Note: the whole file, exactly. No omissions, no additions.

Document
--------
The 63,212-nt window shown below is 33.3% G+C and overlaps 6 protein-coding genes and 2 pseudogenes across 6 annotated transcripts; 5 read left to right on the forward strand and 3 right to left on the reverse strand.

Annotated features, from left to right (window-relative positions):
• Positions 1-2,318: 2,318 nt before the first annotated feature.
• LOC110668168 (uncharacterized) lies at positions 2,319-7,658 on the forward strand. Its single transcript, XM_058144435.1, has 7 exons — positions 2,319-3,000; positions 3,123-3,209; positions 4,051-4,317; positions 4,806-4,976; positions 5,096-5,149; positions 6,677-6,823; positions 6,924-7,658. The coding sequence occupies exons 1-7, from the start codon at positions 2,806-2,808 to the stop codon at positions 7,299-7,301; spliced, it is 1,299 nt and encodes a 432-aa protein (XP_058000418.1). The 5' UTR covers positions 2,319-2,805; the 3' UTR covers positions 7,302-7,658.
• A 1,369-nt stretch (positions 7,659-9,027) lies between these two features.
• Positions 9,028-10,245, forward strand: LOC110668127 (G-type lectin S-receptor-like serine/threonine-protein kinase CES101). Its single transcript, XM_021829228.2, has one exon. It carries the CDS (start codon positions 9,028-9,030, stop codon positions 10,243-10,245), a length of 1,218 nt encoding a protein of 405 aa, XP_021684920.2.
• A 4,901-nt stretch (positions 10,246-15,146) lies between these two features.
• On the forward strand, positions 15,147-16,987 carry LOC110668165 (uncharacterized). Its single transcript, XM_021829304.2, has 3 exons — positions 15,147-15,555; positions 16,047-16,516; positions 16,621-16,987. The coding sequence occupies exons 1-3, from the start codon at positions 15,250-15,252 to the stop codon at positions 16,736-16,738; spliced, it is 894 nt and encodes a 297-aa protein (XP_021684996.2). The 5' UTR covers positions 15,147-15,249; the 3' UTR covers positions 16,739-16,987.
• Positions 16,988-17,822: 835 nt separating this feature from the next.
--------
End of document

The 63,212-nt window shown below is 33.3% G+C and overlaps 6 protein-coding genes and 2 pseudogenes across 6 annotated transcripts; 5 read left to right on the forward strand and 3 right to left on the reverse strand.

Annotated features, from left to right (window-relative positions):
• Positions 1-2,318: 2,318 nt before the first annotated feature.
• LOC110668168 (uncharacterized) lies at positions 2,319-7,658 on the forward strand. Its single transcript, XM_058144435.1, has 7 exons — positions 2,319-3,000; positions 3,123-3,209; positions 4,051-4,317; positions 4,806-4,976; positions 5,096-5,149; positions 6,677-6,823; positions 6,924-7,658. The coding sequence occupies exons 1-7, from the start codon at positions 2,806-2,808 to the stop codon at positions 7,299-7,301; spliced, it is 1,299 nt and encodes a 432-aa protein (XP_058000418.1). The 5' UTR covers positions 2,319-2,805; the 3' UTR covers positions 7,302-7,658.
• A 1,369-nt stretch (positions 7,659-9,027) lies between these two features.
• Positions 9,028-10,245, forward strand: LOC110668127 (G-type lectin S-receptor-like serine/threonine-protein kinase CES101). Its single transcript, XM_021829228.2, has one exon. It carries the CDS (start codon positions 9,028-9,030, stop codon positions 10,243-10,245), a length of 1,218 nt encoding a protein of 405 aa, XP_021684920.2.
• A 4,901-nt stretch (positions 10,246-15,146) lies between these two features.
• On the forward strand, positions 15,147-16,987 carry LOC110668165 (uncharacterized). Its single transcript, XM_021829304.2, has 3 exons — positions 15,147-15,555; positions 16,047-16,516; positions 16,621-16,987. The coding sequence occupies exons 1-3, from the start codon at positions 15,250-15,252 to the stop codon at positions 16,736-16,738; spliced, it is 894 nt and encodes a 297-aa protein (XP_021684996.2). The 5' UTR covers positions 15,147-15,249; the 3' UTR covers positions 16,739-16,987.
• Positions 16,988-17,822: 835 nt separating this feature from the next.